The Gelechiid Recording Scheme covers 167 species in the family Gelechiidae (comprising 54 genera) recorded in the British Isles. It also, following common practise, includes species recorded from the Channel Islands.

The aims of the Scheme are:

  • to encourage interest in, and recording of, gelechiid moths
  • to produce provisional species distribution maps at 10km level or better
  • to increase knowledge of this family's ecology and status in order to aid their conservation
  • to highlight areas where further research is needed


November 2023

Website software 'upgrade' completed by hosts, Centre for Ecology and Hydrology. Two features were lost during the upgrades. One is in the process of being reinserted (photograph Copyright symbols); please bear in mind that all photos on this site remain the property of the photographer and permission should be sought from them for their use. The 'previous and next' facility for both Species and Images is unfortunately not available on the upgraded software.

July 2022

The Norwegian Entomological Society have published The Gelechiidae of North-West Europe by Keld Gregersen and Ole Karsholt. At well over 900 pages and covering 269 species, this book contains much original research and a fresh and high quality approach to coverage of this intriguing family of moths. It is unique in its approach, with excellent photographic material of live moths (of many species), incredible side shots of the palps of all species, some of the larvae, feeding signs and habitats etc, whilst also incorporating all of the traditional detailed taxonomic coverage one would expect from these authors. Good quality colour plates of set specimens and black and white genitalia photos covering all species are topped off with a huge Reference section. We tend to take this for granted, but it must be said that we are so fortunate that the book is all in English and covers the whole of the British Isles!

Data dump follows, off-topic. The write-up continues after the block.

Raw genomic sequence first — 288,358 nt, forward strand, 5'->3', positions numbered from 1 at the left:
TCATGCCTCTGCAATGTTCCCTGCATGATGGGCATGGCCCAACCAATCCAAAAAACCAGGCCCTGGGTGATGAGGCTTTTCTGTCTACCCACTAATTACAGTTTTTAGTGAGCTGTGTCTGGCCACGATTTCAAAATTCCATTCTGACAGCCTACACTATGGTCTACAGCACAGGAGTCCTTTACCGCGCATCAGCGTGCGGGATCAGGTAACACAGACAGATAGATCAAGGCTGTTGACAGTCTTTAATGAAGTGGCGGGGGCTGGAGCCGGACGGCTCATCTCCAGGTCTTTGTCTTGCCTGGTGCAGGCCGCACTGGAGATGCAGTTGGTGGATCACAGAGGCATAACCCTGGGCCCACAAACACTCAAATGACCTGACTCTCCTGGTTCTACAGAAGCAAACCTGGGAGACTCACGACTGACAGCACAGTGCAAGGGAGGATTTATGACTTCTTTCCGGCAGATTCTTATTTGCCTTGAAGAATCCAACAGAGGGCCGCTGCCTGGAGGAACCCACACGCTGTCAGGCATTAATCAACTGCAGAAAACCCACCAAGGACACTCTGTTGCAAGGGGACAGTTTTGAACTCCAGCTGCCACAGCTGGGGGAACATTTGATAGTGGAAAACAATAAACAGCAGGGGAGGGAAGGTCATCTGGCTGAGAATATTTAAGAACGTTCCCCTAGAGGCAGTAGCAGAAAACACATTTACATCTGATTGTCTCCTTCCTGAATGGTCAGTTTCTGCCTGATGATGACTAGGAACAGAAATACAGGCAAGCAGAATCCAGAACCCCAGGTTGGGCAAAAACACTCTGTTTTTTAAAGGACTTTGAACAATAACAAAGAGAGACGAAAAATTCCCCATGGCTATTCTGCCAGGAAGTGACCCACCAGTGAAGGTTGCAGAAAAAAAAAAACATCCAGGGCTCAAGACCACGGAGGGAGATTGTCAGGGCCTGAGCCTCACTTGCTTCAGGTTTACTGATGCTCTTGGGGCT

February 2022

Two species have been added to the British list of Gelechiidae in recent months.

35.0531 Isophrictis anthemidella (Wocke, 1871),  Ent. Rec. 134: 7-15 (2022) - considered to be a resident species.

35.1275 Symmetrischema pallidochrella (Chambers, 1872), Ent. Gaz. 72: 160-162 (2021) - an Adventive species.

January 2022

The on-line provisional distribution maps were updated in January 2022. The next planned update will be in January 2024.

January 2021

Neotelphusa Janse, 1958 replaces the genus Teleiodes in 35.145 T. sequax - becoming Neotelphusa sequax. It should be noted that T. flavimaculella is not affected by this change. Entomologist's Record 133: 1-8 (2021).

Taxonomic reordering. It should be noted that The Commented Checklist of European Gelechiidae (Huemer & Karsholt, 2020) places the genera of the Anomologinae and the genus Teleiopsis (within Gelechiinae) in a different taxonomic order to the Checklist of the Lepidoptera of the British Isles (Agassiz, Beavan and Heckford, 2013, as subsequently amended). The same paper also places species in the genera Bryotropha, Athrips and Scrobipalpa in a different taxonomiic order. These changes are not reflected in changes to the British Checklist or on this website.

April 2020

European Gelechiidae checklist. Peter Huemer and Ole Karsholt have produced a 'Commented checklist of European Gelechiidae' covering 865 species in 109 genera. This authoritative and extremely valuable checklist includes a complete coverage of proved synonyms of species and at generic level. For British recorded species the only added synonym is under Metzneria aestivella. For publication details see under Published Papers (General).

Eulamprotes becomes Oxypteryx. An update to Agassiz, Beavan and Heckford, 2013 (Checklist of the Lepidoptera of the British Isles), published in the Entomologist's Record 132: 2-7 (2020) announced that the genus Eulamprotes is now a junior synonym of Oxypteryx. This affects four British species and all relevant content has been updated accordingly on this website.

Conservation publication. A study entitled Complex long-term biodiversity change amongst Invertebrates, Bryophytes and Lichens has recently been published. Data from the Gelechiid Recording Scheme (GRS) covering a number of Gelechiid species was used in this study and the senior author, Dr. Charlotte Outhwaite, has asked that the GRS share the outcome with those who have provided records to the Scheme. Charlie says "I would like them to know what their efforts have contributed to and that I am very grateful for their contribution". If you'd like to view the trends for the individual Gelechiid species picked for this study see


Additional photographs of habitats, larval feeding signs, larvae and imago are being regularly added. Please contact us if you have material you would like to contribute to the website s.palmer12(at)